But the key thing for us – and for Mary – is how we respond to God’s message. What do we do when we are bowled over by a powerful and challenging call from God? How do we keep on the path that God intends when we hear something unexpected or unknown?
I think Mary could have responded to the angel’s message in one of two ways. She could have freaked out, doing everything possible to avoid the consequences of his words, working to undermine the angel’s message and the hope of her son not yet born, maybe even saying “no” to the angel.
But Mary did none of this. Instead, she welcomed the uncertainty and challenge of the angel’s message. She set aside her fears and anxiety and opened herself to the possibility, gift, and challenge of being the mother of a child who would transform the world.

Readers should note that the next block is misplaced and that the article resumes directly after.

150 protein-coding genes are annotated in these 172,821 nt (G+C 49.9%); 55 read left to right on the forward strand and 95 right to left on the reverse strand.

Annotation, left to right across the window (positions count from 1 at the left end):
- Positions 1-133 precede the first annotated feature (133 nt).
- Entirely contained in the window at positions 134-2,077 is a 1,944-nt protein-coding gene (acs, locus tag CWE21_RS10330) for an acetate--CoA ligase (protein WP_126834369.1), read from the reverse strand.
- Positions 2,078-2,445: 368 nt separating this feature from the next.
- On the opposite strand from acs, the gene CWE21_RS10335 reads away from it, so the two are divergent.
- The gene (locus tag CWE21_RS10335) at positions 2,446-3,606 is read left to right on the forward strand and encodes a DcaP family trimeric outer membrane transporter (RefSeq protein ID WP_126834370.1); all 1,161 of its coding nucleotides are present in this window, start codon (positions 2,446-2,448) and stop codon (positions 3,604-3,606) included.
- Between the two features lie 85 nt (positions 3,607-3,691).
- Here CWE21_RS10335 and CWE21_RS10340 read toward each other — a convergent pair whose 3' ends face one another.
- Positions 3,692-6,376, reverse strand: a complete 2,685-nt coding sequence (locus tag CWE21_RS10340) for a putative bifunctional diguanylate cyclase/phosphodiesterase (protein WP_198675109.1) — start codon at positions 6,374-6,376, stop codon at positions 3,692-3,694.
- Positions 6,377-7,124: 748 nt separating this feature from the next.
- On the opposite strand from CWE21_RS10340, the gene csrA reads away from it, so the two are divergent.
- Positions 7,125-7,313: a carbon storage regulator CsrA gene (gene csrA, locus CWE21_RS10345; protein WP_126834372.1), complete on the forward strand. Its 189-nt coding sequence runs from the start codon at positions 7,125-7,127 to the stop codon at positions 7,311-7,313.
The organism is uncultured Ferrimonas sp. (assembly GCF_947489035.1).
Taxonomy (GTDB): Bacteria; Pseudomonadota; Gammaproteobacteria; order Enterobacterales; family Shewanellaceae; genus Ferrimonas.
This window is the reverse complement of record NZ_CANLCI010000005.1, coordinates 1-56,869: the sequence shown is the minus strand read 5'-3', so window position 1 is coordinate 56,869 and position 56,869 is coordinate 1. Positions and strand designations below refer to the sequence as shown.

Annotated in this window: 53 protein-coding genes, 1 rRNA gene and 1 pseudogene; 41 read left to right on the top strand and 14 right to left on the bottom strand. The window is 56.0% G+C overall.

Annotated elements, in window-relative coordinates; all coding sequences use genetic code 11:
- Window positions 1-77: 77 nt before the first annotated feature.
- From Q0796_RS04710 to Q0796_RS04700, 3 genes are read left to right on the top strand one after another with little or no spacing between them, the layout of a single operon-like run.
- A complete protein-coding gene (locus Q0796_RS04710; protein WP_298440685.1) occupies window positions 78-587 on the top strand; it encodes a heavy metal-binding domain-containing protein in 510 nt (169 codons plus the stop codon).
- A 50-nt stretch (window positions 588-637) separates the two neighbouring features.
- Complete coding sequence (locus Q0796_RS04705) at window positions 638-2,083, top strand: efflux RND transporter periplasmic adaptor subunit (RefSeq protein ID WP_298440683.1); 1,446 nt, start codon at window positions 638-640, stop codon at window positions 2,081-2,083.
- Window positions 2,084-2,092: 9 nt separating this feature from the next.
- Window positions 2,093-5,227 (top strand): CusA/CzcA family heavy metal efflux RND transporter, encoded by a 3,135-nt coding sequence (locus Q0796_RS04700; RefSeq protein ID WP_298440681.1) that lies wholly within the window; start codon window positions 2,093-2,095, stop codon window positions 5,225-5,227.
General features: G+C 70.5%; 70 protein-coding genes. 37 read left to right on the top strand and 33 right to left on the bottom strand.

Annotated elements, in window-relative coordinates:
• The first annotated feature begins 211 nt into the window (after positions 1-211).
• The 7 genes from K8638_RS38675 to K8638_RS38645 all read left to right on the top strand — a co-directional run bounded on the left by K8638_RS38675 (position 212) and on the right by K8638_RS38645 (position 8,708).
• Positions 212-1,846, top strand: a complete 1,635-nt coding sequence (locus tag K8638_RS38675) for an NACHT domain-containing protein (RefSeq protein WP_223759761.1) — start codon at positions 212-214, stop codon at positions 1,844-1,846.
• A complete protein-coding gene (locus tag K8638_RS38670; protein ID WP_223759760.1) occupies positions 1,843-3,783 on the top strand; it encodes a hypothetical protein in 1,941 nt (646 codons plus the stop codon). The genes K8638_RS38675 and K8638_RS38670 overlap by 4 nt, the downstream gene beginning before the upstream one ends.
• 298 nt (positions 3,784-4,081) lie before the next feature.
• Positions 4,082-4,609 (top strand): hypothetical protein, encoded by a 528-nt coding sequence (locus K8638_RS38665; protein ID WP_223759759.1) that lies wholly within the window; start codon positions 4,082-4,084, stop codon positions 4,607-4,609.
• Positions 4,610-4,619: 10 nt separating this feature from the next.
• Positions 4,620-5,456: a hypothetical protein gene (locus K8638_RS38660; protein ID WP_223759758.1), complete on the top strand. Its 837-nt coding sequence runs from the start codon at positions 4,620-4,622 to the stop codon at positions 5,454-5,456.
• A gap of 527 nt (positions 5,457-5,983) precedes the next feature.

Mary’s actions after all this were pretty remarkable, too. She decided not to be ashamed of this child being born out of wedlock, clearly conceived before her marriage to Joseph. For support she set out to visit her cousin Elizabeth, the relative whom the angel had mentioned in his message, who was also expecting an unexpected child. And together they rejoiced in the strange and wonderful gifts of God taking shape and form within their bodies.
During their time together, Mary broke forth into song, echoing her ancestor Hannah and offering the great words known for centuries as the Magnificat. In her song, Mary places the fullness of her joy in the gift of God given not just in her time but across the centuries. In her song, Mary claims the justice and mercy of God for all people. And in her song Mary points the way to a new way of life that her son Jesus would make possible as he came into the world.
All along the way, Mary responded to this strange, challenging, and wonderful message by recognizing that she could only begin to understand what God was doing in and through her life, and yet she had no choice but to offer her thanks and praise.